Bowker, McAdam, Therrein, Graham,
D6W6V #
British Columbia: Smith, Perdue,
Jack, Cliffe, Hager, Peden, Winters,
Hall, Duncan, Jestley, Murdock,
Moore, McGulre, Root, Mclnnes, Latta, Dirom, Bolton, Steele, Chodat,
Walmsley, Hedreen.
Job Hunting Tips
Given Science
The second of the series of weekly
noon hour talks on choosing a profession will be given on Tuesday, October
28, at 12.25, in Ap. Sc. 102.
These talks which are given by
various members of the Faculty of
Applied Science and by outside professional men, are intended to assist
the student to make an intelligent
selection of a course that will fit him
for a career suited to his particular
tastes and aptitudes. They are primarily for Freshmen who are considering whether to enter Applied
Science or not and for Applied Science
students who are endeavouring to decide which course to select for their
final years,—but any student is welcome.
The second talk also will be by
Dean Brock on the choice of a profession. It will deal with the fundamental factors that should be considered and upon which the choice
should be made. This will be followed
by talks on the training in Applied
Science and the occupations for
which such a training is especially
suitable and by talks on individual
professions, tbe nature of the work,
the special qualities necessary for
success and the life in this profession.
Monday,   October
Commencing Monday, October 27,
Arts M2 will hold public speaking
groups, every Monday and Wednesday at noon in Arts 205,
Faculties to Race for '30
The Arts *!I0 road race trophy will
be battled for in the coming inter-
faculty contest, to be held, Wednesday, 12.K0 p.m. The only teams entered are Arts and Science, the Aggies
and Tneolog. have not as yet entered
their men.
The race will start opposite the
Cairn and will be run four times
around the campus and will finish at
the  Administration  Building.
Result of this meet will be used
to determine the entries for the meet
with the Y.M.C.A. the evening of
November  4. THE   UBYSSEY
October 28, 1930
£fjt SlbPSS?
(Member of Paciflc  Inter-Golleviate Preu  Association)
lxoued every Tuesday and Friday by the Student  Publications  Board of the
University of British Columbia, West Point Grey.
Phone, Point Grey (91
Mail Subscriptions rate: $3 per year.   Advertising rates on application.
EDITOR-IN-CHIEF -Ron-id Grantham
Editorial Staff
Senior Editors: Bessie Robertson and Edgar Brown
Associate Kditors: Margaret Creelman, Doris Barton and Nick Mussallem
Assistant Editors: Malrl Dingwall, Kay Murray, J. Wilfred Lee, Molly Jordan
Feature Editor: Bunny pound Exchange Editor: Kay Murray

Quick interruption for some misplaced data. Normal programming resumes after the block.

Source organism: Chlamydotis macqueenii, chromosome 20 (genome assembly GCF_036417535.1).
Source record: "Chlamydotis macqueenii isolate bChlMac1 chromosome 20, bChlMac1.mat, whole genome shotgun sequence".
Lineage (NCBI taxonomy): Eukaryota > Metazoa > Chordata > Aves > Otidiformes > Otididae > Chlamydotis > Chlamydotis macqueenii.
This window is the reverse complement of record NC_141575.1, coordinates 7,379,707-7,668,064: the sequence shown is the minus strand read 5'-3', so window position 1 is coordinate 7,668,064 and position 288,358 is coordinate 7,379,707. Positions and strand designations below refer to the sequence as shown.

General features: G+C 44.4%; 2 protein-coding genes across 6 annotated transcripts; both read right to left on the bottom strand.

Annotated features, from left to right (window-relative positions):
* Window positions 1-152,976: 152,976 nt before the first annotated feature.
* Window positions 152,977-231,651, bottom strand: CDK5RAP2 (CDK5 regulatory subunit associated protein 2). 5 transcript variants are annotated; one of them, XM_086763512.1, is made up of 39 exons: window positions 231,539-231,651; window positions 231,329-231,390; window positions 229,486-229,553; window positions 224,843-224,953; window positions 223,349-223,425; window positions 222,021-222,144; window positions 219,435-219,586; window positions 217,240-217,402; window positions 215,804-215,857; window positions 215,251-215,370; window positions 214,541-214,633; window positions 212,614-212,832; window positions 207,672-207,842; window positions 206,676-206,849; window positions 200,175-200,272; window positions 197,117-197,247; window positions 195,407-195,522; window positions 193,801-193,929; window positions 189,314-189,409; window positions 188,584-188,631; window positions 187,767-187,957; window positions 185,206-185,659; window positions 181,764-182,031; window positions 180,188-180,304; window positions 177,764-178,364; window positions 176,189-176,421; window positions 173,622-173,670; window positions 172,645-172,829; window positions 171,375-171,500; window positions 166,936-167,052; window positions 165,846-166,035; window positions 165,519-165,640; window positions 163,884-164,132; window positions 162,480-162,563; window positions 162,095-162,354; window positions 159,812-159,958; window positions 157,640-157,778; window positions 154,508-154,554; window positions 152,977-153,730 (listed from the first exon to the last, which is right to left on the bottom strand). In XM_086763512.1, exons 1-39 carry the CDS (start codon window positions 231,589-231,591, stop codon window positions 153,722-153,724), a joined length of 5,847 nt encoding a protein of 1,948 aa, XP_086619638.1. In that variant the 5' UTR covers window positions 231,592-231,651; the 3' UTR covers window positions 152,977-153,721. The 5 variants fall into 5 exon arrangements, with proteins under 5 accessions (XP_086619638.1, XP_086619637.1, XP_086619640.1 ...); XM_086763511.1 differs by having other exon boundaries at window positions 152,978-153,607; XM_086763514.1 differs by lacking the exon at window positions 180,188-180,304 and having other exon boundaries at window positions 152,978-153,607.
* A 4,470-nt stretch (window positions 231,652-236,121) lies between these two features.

Literary  Editort  Frances  Lucas Literary  Assistant:   Michael   Freeman
Sport Editor: Malcolm F. McGregor. Assistant Sport Editors: Cecilia Long, Gordon Root
Reporter'*' Staff
New* Manager: Hlmle Koshevoy
Reporters:   Phil. Oelin,  Art. McKenzie, Cecil Brenman, Norman  Hacking
Guthrie Hamlin, Bunny Pound, Diek Locke, Olive Selfe, Don Davidson, Rosemary Wlnslow,
R. C. Price, R. L. Malkln, R. Harcotirt, Day Washington, B. Jackson, Morton Wilson,
J. I. McDougall, Kay Oreenwood, Idele Wilson, Jeanne Butorao, J. Millar
Business Staff
Buslnesa Manauer: John  Kux
Advertising Manager) Gordon Bennett        Circulation Manager: A. C. Lake
Business Assistant: Jack Turvey
Senior i  Ilessle Ruhertsmi
Associates i   Nick   Mussallem,  Margaret  Crcvlmiiti A«»ii<t.iit :   Kny   Murray
Jf un anfc Jf unijamcntalss
Ye Folke Moote
If its purpose had not been so serious. Friday's Alms Mater meeting
might be branded as a somewhat ridiculous performance. At one point it
waa found that those voting didn't know the sub-question at Issue. Judging
by the way the meeting was conducted, it wouldn't do the Council any harm
to delve further into the mysteries of parliamentary procedure before it attempts to hold another one.
The most unsatisfactory feature was the inability of one speaker to
bring up the queation of secret balloting. He made several efforts, but was
ruled out of order. The President acted as he thought proper, but some way
should certainly have been found at a democratic gathering, for this speaker
to get an expression of student opinion on his idea. Could he not have
moved that consideration of the motion before the meeting be suspended
in order that a vote by ballot be taken?
The "Ubyssey," however, fails to see mitbclent reason for the adoption of this secret ballot suggestion. There is no need for It In the ordinary
affairs of the Alma Mater Society. In more important business matters
the Council may be compared to a Directorate and the students to shareholders,
who meet as an incorporated body to discuss extraordinary resolutions, according to clause 22 of the "Societies Act."
If the secret ballot were used, less attention would be paid to the issues,
and It would be difficult to get enough votes cast. The present general meetings have the interest of those tn attendance, the matters in question are